Dixon, in the July meeting, discussed a similar concern that Shoemaker mentioned to the Record-Chronicle when council member Chris Watts expressed concern about excluding marijuana odor as a probable cause for police to search.

“My concern is that this notion of odor is not probable cause for any search,” Watts said. “Does that become a de facto shield for stuff that isn’t in plain sight?”

“That’s right,” Dixon replied.

Stevens mentioned the FBI and studies don’t show a link between cannabis use and violence. He’s somewhat correct. There are some studies that don’t show a link, but there are others that do. Yet, there’s no consensus among the scientific community, according to a Sept. 4, 2019, PolitiFact report.

In fact, a 2014 study by the University of Texas at Dallas found that medical marijuana legalization doesn’t lead to more crime but instead “found some evidence of decreasing rates of some types of violent crime,” the study’s lead author, Robert Morris, said in a press release.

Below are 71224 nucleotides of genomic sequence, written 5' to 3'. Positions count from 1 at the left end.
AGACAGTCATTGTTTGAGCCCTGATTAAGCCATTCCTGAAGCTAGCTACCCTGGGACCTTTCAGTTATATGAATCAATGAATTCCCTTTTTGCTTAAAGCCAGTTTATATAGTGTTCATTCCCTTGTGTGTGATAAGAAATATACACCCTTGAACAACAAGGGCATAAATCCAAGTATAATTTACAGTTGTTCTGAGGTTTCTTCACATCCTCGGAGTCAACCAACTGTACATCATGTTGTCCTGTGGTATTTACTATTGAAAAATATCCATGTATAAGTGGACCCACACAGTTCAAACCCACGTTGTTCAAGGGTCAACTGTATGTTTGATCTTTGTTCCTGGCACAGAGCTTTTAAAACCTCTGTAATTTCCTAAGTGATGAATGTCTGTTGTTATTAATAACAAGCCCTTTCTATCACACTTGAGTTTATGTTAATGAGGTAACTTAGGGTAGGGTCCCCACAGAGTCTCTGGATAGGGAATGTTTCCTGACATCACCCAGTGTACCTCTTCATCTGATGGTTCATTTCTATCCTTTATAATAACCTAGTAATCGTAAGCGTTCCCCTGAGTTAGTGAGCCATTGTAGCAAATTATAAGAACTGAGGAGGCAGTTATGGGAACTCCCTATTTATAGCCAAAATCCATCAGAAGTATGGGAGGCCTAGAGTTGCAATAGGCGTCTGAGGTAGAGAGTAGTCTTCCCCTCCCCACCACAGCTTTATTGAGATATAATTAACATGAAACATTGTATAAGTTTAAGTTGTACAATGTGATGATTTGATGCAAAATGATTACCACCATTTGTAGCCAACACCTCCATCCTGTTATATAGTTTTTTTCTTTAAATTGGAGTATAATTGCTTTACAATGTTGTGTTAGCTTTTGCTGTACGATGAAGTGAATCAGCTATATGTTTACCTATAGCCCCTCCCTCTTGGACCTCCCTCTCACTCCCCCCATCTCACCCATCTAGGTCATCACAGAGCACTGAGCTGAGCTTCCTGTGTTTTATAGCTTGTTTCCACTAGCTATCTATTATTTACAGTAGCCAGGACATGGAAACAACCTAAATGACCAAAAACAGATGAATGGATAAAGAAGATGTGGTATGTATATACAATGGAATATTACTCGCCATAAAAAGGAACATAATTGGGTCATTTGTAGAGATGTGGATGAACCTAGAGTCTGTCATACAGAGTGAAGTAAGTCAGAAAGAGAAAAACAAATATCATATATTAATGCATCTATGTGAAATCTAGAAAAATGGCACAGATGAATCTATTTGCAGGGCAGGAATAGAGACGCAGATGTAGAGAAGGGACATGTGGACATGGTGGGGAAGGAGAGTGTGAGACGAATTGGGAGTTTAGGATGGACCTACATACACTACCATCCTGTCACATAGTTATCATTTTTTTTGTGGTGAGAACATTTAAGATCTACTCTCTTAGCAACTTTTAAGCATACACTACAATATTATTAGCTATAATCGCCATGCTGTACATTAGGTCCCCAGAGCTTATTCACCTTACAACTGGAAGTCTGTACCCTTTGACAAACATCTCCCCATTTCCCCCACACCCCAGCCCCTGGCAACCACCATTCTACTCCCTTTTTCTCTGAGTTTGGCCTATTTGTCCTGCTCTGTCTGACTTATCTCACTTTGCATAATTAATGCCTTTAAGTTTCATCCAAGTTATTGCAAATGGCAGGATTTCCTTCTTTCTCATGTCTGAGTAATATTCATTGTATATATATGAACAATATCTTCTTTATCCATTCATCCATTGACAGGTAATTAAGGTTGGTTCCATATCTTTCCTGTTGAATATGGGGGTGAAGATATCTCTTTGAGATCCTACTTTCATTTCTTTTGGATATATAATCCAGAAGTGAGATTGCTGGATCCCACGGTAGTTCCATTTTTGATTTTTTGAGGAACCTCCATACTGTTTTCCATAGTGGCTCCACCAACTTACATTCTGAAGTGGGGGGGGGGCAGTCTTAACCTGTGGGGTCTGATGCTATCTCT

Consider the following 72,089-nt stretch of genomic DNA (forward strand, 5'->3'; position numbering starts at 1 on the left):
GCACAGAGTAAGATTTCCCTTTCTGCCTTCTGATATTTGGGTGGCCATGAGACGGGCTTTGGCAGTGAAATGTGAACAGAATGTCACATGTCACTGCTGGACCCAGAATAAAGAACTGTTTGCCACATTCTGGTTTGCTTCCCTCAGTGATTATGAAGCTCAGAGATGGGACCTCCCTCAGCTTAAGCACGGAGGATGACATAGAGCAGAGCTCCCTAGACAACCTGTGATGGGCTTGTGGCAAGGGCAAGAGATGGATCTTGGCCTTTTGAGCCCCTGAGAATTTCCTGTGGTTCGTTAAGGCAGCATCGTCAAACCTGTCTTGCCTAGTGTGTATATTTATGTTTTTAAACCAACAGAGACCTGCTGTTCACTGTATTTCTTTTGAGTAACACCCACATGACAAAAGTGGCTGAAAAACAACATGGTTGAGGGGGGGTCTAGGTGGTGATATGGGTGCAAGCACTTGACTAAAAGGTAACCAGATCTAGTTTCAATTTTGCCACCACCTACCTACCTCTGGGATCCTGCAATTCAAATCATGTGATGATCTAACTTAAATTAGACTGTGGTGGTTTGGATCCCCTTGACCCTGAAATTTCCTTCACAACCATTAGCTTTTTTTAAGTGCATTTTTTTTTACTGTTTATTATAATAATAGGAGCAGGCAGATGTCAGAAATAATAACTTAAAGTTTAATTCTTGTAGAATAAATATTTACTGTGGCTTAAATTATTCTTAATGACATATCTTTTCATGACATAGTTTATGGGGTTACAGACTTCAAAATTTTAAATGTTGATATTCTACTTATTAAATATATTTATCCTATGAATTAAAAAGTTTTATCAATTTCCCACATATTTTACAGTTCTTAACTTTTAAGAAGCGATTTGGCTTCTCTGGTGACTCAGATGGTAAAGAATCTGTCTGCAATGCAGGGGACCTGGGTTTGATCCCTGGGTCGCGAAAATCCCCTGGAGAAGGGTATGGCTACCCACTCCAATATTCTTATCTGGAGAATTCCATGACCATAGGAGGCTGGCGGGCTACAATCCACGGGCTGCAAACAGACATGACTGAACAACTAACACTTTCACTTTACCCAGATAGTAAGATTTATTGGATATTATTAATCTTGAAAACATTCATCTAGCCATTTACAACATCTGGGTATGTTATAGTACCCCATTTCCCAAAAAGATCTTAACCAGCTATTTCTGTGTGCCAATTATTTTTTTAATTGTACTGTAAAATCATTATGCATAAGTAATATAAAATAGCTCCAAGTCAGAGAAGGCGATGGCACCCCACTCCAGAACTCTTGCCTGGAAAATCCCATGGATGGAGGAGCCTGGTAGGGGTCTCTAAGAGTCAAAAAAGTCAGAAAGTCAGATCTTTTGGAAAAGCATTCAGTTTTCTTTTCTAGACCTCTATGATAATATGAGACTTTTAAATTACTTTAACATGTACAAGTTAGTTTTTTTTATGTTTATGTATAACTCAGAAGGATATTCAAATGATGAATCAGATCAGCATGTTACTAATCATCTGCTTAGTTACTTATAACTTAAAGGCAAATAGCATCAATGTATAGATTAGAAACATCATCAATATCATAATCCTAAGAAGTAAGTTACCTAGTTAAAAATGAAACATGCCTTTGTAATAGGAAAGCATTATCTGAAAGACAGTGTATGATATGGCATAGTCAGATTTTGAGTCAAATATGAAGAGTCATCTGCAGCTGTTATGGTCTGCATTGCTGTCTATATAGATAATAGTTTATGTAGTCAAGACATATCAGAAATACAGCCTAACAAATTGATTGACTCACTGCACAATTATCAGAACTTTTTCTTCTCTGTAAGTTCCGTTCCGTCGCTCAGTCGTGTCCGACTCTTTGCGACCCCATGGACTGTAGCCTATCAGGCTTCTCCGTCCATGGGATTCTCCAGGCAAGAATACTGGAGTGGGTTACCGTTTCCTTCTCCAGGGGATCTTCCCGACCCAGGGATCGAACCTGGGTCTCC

But as Dorsai Rafiei and Nathan Kolla from the Violence Prevention Neurobiological Research Unit pointed out in a December 2021 study in the Journal of the American Academy of Psychiatry and the Law, “There are several limitations in the cannabis and violence literature.

“First, there is considerable variability in study design, resulting in differing methodologies. The definitions and measures of cannabis use, violence, and aggression also differ greatly across studies.”

Denton’s Proposition B marijuana initiative comes at a time when the ACLU is demanding an end to the “war on marijuana” and two-thirds of U.S. adults believe marijuana should be legal for medicinal and recreational use, Pew Research reports.

A majority of Texans agree, according to a recent Dallas Morning News and University of Texas at Tyler survey.

Shoemaker did offer some assurances to the Record-Chronicle in his Oct. 13 interview. He mentioned that police would figure out what specifically they can and cannot do while also being cognizant of what is happening at the state level if the ordinance does pass in November.

“If this were to be decriminalized on a federal level at some point down the road — which there’s talks about — then that changes the aspects of things to some extent,” Shoemaker said. “But we’re not there yet.”